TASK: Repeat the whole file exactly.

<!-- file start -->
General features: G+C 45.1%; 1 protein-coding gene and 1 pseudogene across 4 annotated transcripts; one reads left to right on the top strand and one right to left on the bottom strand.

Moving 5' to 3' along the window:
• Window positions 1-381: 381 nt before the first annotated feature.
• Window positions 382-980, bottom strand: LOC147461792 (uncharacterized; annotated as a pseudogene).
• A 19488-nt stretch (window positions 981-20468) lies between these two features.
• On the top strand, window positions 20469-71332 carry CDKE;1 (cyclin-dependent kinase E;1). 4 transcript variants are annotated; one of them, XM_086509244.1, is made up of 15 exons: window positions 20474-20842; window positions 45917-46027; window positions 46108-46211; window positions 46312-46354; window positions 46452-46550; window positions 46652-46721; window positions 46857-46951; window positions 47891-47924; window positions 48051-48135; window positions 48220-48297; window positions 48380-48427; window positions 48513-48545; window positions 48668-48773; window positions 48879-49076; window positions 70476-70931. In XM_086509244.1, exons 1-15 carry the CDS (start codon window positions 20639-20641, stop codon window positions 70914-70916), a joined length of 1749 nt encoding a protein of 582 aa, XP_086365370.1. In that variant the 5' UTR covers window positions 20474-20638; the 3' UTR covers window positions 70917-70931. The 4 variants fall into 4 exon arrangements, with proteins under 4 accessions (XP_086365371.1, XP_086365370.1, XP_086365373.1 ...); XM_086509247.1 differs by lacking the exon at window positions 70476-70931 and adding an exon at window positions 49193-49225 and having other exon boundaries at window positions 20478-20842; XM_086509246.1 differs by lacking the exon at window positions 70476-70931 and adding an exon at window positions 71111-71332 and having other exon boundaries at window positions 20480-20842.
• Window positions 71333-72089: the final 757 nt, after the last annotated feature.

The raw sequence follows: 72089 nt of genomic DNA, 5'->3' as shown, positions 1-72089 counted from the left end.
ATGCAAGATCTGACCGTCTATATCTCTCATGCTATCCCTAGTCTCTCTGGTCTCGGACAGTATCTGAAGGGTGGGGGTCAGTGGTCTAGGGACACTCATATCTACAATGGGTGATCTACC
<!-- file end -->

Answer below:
General features: G+C 45.1%; 1 protein-coding gene and 1 pseudogene across 4 annotated transcripts; one reads left to right on the top strand and one right to left on the bottom strand.

Moving 5' to 3' along the window:
• Window positions 1-381: 381 nt before the first annotated feature.
• Window positions 382-980, bottom strand: LOC147461792 (uncharacterized; annotated as a pseudogene).
• A 19488-nt stretch (window positions 981-20468) lies between these two features.
• On the top strand, window positions 20469-71332 carry CDKE;1 (cyclin-dependent kinase E;1). 4 transcript variants are annotated; one of them, XM_086509244.1, is made up of 15 exons: window positions 20474-20842; window positions 45917-46027; window positions 46108-46211; window positions 46312-46354; window positions 46452-46550; window positions 46652-46721; window positions 46857-46951; window positions 47891-47924; window positions 48051-48135; window positions 48220-48297; window positions 48380-48427; window positions 48513-48545; window positions 48668-48773; window positions 48879-49076; window positions 70476-70931. In XM_086509244.1, exons 1-15 carry the CDS (start codon window positions 20639-20641, stop codon window positions 70914-70916), a joined length of 1749 nt encoding a protein of 582 aa, XP_086365370.1. In that variant the 5' UTR covers window positions 20474-20638; the 3' UTR covers window positions 70917-70931. The 4 variants fall into 4 exon arrangements, with proteins under 4 accessions (XP_086365371.1, XP_086365370.1, XP_086365373.1 ...); XM_086509247.1 differs by lacking the exon at window positions 70476-70931 and adding an exon at window positions 49193-49225 and having other exon boundaries at window positions 20478-20842; XM_086509246.1 differs by lacking the exon at window positions 70476-70931 and adding an exon at window positions 71111-71332 and having other exon boundaries at window positions 20480-20842.
• Window positions 71333-72089: the final 757 nt, after the last annotated feature.

The raw sequence follows: 72089 nt of genomic DNA, 5'->3' as shown, positions 1-72089 counted from the left end.
ATGCAAGATCTGACCGTCTATATCTCTCATGCTATCCCTAGTCTCTCTGGTCTCGGACAGTATCTGAAGGGTGGGGGTCAGTGGTCTAGGGACACTCATATCTACAATGGGTGATCTACC